This review and others are posted at Read, Rinse, Repeat.
We learn in the opening pages of Reconstructing Amelia that fifteen year-old Amelia fell to her death from the roof of her Brooklyn prep school, an action ruled a suicide. Even at this early point, the moment hits hard when Amelia's mother shows up at school to pick her up, unaware of the tragedy that occurred. Her mother, a single parent and partner at a prestigious law firm, is knocked back by grief and blames herself. She drifts through her daily life until she receives an anonymous text informing her that Amelia's death was not a suicide. Kate is forced out of her grief and makes it her mission to uncover everything she can about her daughter's death.
The reconstructing of the title refers to Kate's tireless and emotionally-draining work to solve the mysteries of Amelia's life based on information gleaned from e-mails, texts, a nasty, anonymous school blog, and Amelia's own writings. Kate discovers a daughter she doesn't recognize; perhaps one who didn't love her mother as much as Kate believed. The more Kate discovers about Amelia's life, the more she realizes how little she knew about her daughter.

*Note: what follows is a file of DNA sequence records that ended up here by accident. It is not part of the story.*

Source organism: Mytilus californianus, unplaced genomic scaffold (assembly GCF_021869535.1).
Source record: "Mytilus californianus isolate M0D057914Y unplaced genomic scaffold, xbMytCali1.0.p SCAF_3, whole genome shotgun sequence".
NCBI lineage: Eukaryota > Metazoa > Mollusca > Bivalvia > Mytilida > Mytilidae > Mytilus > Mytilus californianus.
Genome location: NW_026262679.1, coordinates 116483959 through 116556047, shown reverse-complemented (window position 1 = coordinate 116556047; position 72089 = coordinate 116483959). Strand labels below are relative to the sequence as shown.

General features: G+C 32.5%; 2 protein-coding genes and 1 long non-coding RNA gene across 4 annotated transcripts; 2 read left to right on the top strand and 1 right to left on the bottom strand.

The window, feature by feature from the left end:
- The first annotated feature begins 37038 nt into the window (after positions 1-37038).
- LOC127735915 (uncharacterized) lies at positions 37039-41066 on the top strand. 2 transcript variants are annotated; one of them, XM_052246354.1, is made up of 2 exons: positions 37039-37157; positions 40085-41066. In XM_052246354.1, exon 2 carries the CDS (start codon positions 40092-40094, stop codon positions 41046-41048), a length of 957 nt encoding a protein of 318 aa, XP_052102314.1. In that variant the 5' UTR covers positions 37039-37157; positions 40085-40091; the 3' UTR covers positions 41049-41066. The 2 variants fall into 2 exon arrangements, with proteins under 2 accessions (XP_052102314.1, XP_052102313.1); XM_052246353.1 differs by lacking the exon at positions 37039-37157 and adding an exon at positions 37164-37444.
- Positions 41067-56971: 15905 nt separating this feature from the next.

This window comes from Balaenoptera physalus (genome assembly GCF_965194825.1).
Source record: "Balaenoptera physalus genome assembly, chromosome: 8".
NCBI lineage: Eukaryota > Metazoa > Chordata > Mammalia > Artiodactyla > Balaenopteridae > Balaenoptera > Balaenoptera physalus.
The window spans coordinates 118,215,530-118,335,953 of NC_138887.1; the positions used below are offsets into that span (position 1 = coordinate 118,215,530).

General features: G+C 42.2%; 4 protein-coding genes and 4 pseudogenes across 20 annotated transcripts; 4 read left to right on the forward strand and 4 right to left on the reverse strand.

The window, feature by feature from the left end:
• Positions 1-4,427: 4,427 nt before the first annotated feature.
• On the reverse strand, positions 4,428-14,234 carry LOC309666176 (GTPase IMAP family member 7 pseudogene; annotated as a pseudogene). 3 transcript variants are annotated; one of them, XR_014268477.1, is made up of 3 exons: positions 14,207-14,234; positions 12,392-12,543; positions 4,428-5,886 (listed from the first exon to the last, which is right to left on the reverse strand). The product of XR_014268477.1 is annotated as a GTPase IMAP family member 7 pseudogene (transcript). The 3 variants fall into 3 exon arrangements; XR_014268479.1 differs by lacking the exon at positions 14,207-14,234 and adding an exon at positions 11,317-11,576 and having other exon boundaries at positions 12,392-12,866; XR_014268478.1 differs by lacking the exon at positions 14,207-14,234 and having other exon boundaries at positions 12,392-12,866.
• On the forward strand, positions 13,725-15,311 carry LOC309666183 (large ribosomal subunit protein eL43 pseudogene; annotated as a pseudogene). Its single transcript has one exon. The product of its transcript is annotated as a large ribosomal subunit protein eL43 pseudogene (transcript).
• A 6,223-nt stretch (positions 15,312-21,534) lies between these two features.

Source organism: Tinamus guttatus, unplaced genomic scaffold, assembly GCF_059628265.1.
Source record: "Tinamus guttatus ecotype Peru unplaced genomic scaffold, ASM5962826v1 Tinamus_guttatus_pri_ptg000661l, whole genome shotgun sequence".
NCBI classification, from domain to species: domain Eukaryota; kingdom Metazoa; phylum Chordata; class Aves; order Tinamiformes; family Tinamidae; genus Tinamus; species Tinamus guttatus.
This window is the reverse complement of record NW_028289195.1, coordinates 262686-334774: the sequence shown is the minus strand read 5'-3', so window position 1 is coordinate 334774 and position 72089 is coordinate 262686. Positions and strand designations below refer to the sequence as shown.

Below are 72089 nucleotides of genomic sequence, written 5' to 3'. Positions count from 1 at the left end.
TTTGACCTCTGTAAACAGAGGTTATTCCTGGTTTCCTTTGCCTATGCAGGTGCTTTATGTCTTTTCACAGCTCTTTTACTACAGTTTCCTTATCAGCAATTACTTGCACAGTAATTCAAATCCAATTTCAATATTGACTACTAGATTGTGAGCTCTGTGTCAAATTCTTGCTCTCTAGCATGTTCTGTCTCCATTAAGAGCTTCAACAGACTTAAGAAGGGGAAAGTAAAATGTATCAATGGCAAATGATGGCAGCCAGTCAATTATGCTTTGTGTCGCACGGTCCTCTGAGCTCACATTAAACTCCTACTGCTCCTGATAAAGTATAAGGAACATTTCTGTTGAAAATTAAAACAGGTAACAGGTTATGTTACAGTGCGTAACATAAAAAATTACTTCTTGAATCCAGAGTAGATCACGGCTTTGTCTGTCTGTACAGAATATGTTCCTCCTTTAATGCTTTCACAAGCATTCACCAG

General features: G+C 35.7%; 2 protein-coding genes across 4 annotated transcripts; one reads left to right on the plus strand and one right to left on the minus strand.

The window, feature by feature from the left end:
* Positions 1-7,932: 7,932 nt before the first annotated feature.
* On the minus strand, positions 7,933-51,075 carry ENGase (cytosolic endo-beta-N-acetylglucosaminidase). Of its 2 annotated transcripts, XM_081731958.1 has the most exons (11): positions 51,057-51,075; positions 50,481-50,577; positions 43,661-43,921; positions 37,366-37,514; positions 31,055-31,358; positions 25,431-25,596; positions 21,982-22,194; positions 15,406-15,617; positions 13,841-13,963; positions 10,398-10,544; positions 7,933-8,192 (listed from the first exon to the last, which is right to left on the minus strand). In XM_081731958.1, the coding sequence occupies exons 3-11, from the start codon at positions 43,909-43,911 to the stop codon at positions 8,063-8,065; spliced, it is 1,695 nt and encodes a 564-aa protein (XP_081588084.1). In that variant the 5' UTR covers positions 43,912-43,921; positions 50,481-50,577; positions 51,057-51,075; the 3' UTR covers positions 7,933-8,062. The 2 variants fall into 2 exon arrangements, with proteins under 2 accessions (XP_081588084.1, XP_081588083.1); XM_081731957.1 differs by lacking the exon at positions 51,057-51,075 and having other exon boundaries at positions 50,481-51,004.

The book alternates between time and POVs. We get Kate's POV following Amelia's death, as well as Amelia's POV in the period before her death. The two are on a crash course leading up to the moment on the roof. It's cleverly done, and we learn little bits about Amelia and what may have lead to her death before her mother does. It becomes clear early on that Amelia is the target of a pack of vicious bullies at her school. The question is whether Amelia's death was an accident, a suicide as a result of bullying, or a murder at the hands of her tormentors. I changed my mind about the cause with nearly every chapter. Even as the reconstruction of the last days of Amelia's life continues, McCreight holds some tantalizing details just out of reach. Things like: Was XXX involved? What does YYY's ZZZ have to do with it.
The moments leading up to Amelia's death were heart-breaking. I'd become fond of this strong, brave girl, and even as the days ticked down towards her death, I kept wishing that somehow she could make it out alive. I also wish that Reconstructing Amelia had been a straightforward look at bullying, (possible) suicide, and grief. It succeeded for about 95% of the book until twist after twist was piled on at the end. The worst was the far-fetched revelation of the identity of the author of the nasty blog. None of them added anything to the powerful themes that preceded them. The sensationalism, in fact, detracts from an otherwise moving story of a mother's fierce and unconditional love.